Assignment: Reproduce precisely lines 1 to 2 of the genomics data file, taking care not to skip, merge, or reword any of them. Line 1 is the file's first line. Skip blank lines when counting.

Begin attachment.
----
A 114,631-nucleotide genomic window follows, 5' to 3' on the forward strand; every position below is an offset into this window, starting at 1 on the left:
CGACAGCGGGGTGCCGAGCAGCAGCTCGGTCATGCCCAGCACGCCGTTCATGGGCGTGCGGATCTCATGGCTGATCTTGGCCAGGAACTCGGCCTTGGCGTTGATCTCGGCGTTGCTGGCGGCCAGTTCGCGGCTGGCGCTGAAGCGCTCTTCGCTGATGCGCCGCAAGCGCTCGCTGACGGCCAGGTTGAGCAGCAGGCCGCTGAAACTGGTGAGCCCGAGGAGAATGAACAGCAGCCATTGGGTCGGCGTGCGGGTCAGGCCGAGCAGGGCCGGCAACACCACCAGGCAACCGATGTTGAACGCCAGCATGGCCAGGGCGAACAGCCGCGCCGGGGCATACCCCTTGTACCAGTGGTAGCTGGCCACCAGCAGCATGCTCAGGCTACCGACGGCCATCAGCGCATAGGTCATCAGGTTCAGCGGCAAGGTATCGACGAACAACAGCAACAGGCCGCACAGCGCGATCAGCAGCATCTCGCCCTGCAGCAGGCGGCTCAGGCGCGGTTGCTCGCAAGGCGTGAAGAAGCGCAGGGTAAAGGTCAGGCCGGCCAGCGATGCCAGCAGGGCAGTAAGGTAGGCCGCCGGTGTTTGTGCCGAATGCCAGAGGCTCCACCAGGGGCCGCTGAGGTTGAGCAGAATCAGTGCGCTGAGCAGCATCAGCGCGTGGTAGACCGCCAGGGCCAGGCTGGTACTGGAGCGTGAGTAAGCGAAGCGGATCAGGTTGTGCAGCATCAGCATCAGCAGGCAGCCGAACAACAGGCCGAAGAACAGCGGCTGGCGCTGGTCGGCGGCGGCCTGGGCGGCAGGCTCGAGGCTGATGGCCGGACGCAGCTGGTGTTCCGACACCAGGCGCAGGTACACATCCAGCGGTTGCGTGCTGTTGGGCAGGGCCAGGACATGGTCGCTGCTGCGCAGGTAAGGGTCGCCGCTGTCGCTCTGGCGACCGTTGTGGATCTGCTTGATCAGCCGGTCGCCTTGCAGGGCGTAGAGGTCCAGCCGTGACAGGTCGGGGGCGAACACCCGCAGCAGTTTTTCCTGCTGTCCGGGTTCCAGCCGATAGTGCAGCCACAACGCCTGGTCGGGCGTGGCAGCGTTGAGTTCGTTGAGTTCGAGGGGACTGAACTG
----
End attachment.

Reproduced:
A 114,631-nucleotide genomic window follows, 5' to 3' on the forward strand; every position below is an offset into this window, starting at 1 on the left:
CGACAGCGGGGTGCCGAGCAGCAGCTCGGTCATGCCCAGCACGCCGTTCATGGGCGTGCGGATCTCATGGCTGATCTTGGCCAGGAACTCGGCCTTGGCGTTGATCTCGGCGTTGCTGGCGGCCAGTTCGCGGCTGGCGCTGAAGCGCTCTTCGCTGATGCGCCGCAAGCGCTCGCTGACGGCCAGGTTGAGCAGCAGGCCGCTGAAACTGGTGAGCCCGAGGAGAATGAACAGCAGCCATTGGGTCGGCGTGCGGGTCAGGCCGAGCAGGGCCGGCAACACCACCAGGCAACCGATGTTGAACGCCAGCATGGCCAGGGCGAACAGCCGCGCCGGGGCATACCCCTTGTACCAGTGGTAGCTGGCCACCAGCAGCATGCTCAGGCTACCGACGGCCATCAGCGCATAGGTCATCAGGTTCAGCGGCAAGGTATCGACGAACAACAGCAACAGGCCGCACAGCGCGATCAGCAGCATCTCGCCCTGCAGCAGGCGGCTCAGGCGCGGTTGCTCGCAAGGCGTGAAGAAGCGCAGGGTAAAGGTCAGGCCGGCCAGCGATGCCAGCAGGGCAGTAAGGTAGGCCGCCGGTGTTTGTGCCGAATGCCAGAGGCTCCACCAGGGGCCGCTGAGGTTGAGCAGAATCAGTGCGCTGAGCAGCATCAGCGCGTGGTAGACCGCCAGGGCCAGGCTGGTACTGGAGCGTGAGTAAGCGAAGCGGATCAGGTTGTGCAGCATCAGCATCAGCAGGCAGCCGAACAACAGGCCGAAGAACAGCGGCTGGCGCTGGTCGGCGGCGGCCTGGGCGGCAGGCTCGAGGCTGATGGCCGGACGCAGCTGGTGTTCCGACACCAGGCGCAGGTACACATCCAGCGGTTGCGTGCTGTTGGGCAGGGCCAGGACATGGTCGCTGCTGCGCAGGTAAGGGTCGCCGCTGTCGCTCTGGCGACCGTTGTGGATCTGCTTGATCAGCCGGTCGCCTTGCAGGGCGTAGAGGTCCAGCCGTGACAGGTCGGGGGCGAACACCCGCAGCAGTTTTTCCTGCTGTCCGGGTTCCAGCCGATAGTGCAGCCACAACGCCTGGTCGGGCGTGGCAGCGTTGAGTTCGTTGAGTTCGAGGGGACTGAACTG